In my latest historical mystery, The Templar and the True Cross, my protagonist, Sir Jean-Marc de Montpellier, is purely fictitious. There are, however, several true characters in the story, such as Philip IV, King of France. Also known as Philip le Bel, he appears frequently in my story, along with his daughter and his three sons.
Philip and Jean-Marc have a history, but their current relationship is a bit turbulent. After all, Philip IV is known for disbanding the Templars (Jean-Marc’s order) and having its leaders burned at the stake. Now the King wants Jean-Marc to discover who has stolen the True Cross of Christ, Christendom’s most holy relic.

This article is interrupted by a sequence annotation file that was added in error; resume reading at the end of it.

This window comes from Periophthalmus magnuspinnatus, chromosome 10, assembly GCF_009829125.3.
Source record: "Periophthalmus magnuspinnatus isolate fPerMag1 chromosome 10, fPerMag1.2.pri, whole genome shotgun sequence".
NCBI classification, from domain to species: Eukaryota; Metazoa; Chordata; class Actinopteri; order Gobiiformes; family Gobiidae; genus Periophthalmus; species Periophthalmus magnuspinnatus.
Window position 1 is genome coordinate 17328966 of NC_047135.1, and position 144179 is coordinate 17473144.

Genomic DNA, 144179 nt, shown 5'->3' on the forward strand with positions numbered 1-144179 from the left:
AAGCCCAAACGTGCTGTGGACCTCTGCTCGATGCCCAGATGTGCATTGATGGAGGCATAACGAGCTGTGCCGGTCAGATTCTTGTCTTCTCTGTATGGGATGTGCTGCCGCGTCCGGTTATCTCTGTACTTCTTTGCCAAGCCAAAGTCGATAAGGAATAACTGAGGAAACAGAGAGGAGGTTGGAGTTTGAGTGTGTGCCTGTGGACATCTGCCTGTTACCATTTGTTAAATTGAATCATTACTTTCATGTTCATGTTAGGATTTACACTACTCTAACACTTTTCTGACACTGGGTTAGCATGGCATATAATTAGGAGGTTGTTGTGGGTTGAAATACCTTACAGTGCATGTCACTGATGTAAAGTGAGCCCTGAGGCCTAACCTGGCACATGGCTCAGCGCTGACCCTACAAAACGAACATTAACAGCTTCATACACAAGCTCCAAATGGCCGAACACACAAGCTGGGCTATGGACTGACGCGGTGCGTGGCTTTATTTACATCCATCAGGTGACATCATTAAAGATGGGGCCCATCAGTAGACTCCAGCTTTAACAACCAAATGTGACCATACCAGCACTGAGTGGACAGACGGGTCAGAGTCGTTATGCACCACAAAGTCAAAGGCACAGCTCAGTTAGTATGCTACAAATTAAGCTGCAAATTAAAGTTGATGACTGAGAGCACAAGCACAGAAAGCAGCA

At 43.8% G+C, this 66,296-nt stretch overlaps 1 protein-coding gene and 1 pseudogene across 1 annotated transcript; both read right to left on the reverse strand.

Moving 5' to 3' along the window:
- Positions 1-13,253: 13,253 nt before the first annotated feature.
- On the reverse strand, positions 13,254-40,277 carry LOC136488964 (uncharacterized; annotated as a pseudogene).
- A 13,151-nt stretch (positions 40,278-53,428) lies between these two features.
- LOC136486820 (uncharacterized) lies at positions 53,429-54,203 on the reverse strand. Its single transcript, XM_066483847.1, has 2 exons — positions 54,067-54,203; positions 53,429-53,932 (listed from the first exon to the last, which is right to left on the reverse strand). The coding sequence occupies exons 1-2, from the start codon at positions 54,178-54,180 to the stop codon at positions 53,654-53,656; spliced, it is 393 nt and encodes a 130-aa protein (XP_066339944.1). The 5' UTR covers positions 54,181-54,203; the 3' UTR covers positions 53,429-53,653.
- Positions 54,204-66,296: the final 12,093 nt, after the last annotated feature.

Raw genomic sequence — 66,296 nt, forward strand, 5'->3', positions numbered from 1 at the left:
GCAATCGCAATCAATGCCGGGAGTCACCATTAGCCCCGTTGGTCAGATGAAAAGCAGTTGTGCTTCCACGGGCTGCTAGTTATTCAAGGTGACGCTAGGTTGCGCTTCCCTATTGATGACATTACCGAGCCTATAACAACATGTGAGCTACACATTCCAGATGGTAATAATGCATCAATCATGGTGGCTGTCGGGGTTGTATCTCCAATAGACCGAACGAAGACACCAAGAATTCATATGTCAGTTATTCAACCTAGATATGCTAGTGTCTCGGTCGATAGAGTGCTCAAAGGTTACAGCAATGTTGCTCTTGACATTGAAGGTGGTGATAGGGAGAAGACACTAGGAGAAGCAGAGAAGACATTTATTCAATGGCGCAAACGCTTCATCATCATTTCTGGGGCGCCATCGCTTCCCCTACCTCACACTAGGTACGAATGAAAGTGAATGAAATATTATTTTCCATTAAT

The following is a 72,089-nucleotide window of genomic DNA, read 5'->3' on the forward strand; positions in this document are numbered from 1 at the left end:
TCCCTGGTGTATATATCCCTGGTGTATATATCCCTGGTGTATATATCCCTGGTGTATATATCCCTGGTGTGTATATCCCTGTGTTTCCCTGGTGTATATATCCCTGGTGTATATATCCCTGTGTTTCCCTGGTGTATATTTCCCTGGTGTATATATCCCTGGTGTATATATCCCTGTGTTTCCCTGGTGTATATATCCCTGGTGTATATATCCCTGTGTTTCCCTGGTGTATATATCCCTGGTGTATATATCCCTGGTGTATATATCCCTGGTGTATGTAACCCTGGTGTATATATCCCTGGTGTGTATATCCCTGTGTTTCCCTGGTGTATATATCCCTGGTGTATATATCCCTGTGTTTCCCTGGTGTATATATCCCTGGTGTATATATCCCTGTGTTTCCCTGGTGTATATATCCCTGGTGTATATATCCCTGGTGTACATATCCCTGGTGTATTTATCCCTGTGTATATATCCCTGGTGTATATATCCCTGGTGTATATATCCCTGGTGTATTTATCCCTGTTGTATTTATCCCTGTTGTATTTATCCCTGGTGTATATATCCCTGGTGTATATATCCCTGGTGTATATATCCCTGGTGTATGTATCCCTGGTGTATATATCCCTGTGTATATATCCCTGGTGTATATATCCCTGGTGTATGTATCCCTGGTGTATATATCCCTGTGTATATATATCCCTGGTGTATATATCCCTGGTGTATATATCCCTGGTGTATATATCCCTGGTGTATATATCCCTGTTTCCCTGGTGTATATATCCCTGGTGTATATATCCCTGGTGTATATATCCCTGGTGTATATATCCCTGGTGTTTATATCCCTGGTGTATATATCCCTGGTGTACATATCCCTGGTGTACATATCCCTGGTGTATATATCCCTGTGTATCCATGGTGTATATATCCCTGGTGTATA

It is always a challenge to put an historical person into a work of fiction. For myself, it is important to get the character right, so historians don’t balk and say, ‘That person would never do that!’ or ‘That person would never say that!”
It would have been ideal to have found actual quotes from Philip IV, but such was not the case. All a writer can do is research the character, and as best he may, give the character some... well, character.
It was easier to portray Philip’s physical nature; he wasn’t called le Bel for nothing. He was a handsome king, as well as strong-willed, resolute and commanding; you know, kingly.
I believe readers will be happy with the way King Philip was portrayed in The Templar and the True Cross, for as he says in the book; “Stet pro ratione voluntas—let my will stand as a reason!”
The Templar and the True Cross